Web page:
Tone of voice

Although my study primarily focused on behavior rather than emotion, the diary entries often included vivid descriptions of loneliness, anger and despair. Participants confessed fears, anxieties and intimate secrets to an extent that I hadn’t expected. I read about sex lives, family arguments, incontinence problems, and gambling addictions. Because of the intimate details they were sharing, some people began to develop a relationship with me as a person. Many addressed their daily entries to me by name, and signed off as if writing a letter: “Thanks Kate! Speak soon” or “I hope you’ve had a better day than me!” One person even gave me a nickname, based on something I’d said. (I was flattered. Nicknames are usually a sign of trust.) Given this level of intimacy, it was difficult to choose an appropriate tone of voice, but I took my cues from each participant. A few people sent their entries with no greeting or sign-off, so I simply acknowledged them with a ‘thank you’. At the other end of the scale, some people addressed me as ‘Dear’, and signed off with ‘Love,’ so I used similar forms in response. This is a technique known as mirroring, commonly used to build rapport in both psychological counselling and qualitative research. During face-to-face interaction, people naturally start to mirror each other’s body language, gestures and forms of speech to show that they are ‘in tune’. Over email, a researcher can mirror the participant’s writing style and tone of voice for the same effect. Another research technique is active listening. In a face-to-face interview, the interviewer demonstrates active listening with non-verbal cues like nodding, leaning forward, and verbal comments like ‘Mmm’ or ‘Yes’. Over email the researcher can refer to something the participant has said. I would usually thank people for each entry and either:
  • Comment on something they said (“It was really interesting to hear what you think of the Citizens Advice Bureau website”)
  • ‘Reflect back’ something they said, to show I’d understood (“I was interested to hear how rewarding you find your volunteering role”) or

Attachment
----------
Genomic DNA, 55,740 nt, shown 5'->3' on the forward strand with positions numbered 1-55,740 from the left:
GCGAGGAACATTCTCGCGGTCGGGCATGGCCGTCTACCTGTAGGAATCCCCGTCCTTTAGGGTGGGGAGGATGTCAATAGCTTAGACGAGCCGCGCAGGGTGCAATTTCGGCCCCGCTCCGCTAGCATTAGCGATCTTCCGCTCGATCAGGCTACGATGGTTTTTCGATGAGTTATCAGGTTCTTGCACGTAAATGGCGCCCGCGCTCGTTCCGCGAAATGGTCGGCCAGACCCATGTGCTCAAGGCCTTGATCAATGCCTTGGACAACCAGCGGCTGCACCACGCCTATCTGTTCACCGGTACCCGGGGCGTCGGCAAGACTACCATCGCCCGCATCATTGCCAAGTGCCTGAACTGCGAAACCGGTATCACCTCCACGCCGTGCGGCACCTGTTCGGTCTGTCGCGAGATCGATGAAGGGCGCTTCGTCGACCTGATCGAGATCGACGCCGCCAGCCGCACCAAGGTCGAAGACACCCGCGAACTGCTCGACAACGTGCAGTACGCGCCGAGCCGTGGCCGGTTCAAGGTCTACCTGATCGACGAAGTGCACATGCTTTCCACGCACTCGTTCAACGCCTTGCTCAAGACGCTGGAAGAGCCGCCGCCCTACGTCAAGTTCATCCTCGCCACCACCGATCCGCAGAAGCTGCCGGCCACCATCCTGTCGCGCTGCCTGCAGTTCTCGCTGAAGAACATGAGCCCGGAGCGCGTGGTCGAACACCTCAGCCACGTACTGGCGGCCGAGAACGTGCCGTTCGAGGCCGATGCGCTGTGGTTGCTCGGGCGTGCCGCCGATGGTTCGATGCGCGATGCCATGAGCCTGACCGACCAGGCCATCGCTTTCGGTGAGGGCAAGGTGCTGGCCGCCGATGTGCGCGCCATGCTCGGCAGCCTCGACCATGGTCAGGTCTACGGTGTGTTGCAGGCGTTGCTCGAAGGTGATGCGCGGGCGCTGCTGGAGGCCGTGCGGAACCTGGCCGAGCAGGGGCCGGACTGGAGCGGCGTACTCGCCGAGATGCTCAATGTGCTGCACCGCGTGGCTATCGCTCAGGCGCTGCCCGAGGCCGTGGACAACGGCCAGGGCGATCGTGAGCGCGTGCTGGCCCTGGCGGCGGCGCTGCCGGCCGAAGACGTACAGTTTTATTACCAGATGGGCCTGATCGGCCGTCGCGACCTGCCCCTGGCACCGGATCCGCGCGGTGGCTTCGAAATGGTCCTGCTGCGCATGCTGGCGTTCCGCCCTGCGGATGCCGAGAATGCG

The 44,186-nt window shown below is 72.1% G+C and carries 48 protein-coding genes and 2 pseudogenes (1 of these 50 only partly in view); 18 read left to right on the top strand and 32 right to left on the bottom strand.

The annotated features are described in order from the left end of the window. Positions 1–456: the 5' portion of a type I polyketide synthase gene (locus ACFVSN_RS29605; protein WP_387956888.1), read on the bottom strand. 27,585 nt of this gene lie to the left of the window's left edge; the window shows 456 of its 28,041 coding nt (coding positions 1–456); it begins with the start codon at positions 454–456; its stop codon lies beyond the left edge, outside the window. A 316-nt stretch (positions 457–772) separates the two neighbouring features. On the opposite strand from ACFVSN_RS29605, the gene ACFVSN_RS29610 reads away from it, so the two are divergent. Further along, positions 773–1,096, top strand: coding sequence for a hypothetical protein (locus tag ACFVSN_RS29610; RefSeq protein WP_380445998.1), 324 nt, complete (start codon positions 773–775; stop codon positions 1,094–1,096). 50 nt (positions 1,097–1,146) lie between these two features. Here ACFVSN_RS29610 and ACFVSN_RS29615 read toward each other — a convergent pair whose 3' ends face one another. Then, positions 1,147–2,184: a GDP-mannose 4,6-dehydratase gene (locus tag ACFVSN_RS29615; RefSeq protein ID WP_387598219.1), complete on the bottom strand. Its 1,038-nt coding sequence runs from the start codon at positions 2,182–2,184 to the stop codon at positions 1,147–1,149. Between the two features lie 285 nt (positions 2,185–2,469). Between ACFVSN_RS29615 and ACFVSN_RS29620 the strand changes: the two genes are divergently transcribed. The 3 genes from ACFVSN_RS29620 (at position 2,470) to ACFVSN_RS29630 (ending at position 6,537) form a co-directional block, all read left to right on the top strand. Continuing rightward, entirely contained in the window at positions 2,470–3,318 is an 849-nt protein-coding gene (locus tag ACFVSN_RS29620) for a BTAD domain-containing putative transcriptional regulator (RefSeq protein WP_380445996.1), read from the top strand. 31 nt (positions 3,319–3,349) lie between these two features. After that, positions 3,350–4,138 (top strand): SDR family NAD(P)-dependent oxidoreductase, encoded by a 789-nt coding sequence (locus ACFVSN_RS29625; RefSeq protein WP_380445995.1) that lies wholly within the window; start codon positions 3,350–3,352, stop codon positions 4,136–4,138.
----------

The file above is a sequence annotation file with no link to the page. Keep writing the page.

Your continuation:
• Ask a question (“You mentioned that you don’t like shopping — can you tell me why?”)

The dual role of moderator and friend

Another attribute of listening used in counselling is congruence, which refers to openness, frankness, and genuineness on the part of the listener. As Dalmar Fisher says in his book ‘Communication in Organizations’:
Candor on the part of the listener tends to evoke candor in the speaker. When one person comes out from behind a facade, the other is more likely to as well.
In conversation with one participant who had expressed anxiety about “over-sharing,” I disclosed the fact that I have a condition with similar symptoms. She was reassured, and her diary entries subsequently became longer and more revealing. Listening to, understanding, and respecting the participant is all part of empathy. Empathy is the effort to hear the other person accurately and ‘absorb’ their feelings, but avoid the instinct to judge, agree, disagree or offer advice. For example, if a participant describes feeling ignored by her GP, an empathetic response might be “I’m sorry you feel your GP wasn’t supportive enough.” Traditionally, researchers have been encouraged to be objective, impartial and rational, following the principle of empirical scientific research. But increasing numbers of researchers believe that empathy and emotion can be seen as instrumental tools of data collection and analysis, especially when researching sensitive topics. Kathleen Gilbert, Associate Dean of Applied Health Science at the University of Indiana argues:
Researchers must draw on rational understanding while they also reach within themselves for their subjective views and personal experiences, looking for comparability of experience.
There is a balance to be struck between maintaining distance and allowing emotional engagement. In a diary study, the moderator must walk the fine line of maintaining a professional distance, while also engaging the participants emotionally.